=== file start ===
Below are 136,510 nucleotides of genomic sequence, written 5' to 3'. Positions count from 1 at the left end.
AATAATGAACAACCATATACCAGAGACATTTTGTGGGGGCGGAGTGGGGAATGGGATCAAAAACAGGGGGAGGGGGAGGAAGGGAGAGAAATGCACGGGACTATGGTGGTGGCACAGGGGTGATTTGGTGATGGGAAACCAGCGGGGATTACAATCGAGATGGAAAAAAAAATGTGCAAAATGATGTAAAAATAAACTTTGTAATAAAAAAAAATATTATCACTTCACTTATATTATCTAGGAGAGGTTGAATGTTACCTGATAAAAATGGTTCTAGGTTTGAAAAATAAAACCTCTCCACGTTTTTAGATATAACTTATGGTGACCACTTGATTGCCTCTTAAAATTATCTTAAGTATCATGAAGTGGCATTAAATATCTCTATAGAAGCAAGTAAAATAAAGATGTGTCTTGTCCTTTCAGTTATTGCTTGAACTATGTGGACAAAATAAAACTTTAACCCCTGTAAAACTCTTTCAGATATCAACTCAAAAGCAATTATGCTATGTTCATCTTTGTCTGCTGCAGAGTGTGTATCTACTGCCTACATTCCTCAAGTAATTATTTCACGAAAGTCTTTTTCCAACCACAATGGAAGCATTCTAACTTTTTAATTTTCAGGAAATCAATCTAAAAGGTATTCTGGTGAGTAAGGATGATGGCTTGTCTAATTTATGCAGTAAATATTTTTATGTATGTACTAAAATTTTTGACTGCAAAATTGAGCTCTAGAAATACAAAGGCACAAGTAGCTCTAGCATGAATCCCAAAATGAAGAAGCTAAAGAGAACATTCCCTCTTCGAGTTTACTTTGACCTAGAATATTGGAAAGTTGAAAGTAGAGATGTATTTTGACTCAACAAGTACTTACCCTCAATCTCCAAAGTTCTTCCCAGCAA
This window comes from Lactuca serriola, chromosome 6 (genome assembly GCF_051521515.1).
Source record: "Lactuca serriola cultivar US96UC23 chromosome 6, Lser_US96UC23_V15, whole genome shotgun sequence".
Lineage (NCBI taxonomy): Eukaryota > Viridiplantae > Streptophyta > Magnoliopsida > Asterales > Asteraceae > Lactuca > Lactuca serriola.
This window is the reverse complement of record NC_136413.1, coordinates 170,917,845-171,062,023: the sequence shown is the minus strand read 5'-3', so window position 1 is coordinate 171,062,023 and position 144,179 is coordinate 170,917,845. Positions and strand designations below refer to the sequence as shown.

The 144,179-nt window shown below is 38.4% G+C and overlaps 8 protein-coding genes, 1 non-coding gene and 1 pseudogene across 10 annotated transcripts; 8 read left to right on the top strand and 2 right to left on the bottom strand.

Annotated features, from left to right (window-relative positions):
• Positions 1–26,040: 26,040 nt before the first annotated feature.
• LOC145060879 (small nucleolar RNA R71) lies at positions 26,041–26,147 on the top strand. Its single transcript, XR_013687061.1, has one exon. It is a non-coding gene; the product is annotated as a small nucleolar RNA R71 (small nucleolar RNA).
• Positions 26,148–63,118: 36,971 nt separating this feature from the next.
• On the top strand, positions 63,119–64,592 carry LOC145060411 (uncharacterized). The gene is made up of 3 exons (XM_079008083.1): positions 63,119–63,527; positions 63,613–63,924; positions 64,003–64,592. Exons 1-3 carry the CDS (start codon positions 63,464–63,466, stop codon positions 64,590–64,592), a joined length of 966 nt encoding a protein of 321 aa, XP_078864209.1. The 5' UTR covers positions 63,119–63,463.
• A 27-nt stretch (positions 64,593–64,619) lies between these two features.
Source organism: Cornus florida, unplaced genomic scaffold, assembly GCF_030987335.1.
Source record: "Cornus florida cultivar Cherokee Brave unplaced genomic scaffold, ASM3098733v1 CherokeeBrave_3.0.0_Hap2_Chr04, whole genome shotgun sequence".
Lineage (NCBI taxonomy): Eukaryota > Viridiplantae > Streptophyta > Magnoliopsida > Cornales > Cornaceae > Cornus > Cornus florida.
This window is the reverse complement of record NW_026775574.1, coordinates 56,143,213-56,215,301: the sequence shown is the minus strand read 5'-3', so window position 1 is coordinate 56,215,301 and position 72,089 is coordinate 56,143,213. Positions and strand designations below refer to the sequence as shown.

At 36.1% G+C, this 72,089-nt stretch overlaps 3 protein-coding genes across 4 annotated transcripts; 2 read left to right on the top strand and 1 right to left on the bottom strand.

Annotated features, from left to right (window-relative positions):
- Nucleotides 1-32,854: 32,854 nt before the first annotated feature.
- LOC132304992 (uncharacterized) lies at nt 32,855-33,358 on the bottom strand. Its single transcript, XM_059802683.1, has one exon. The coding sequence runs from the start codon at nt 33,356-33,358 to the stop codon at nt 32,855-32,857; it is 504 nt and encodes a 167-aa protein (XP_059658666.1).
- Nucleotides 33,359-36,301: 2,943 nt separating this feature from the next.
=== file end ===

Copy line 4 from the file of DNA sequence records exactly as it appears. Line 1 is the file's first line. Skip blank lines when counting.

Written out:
Source record: "Lactuca serriola cultivar US96UC23 chromosome 6, Lser_US96UC23_V15, whole genome shotgun sequence".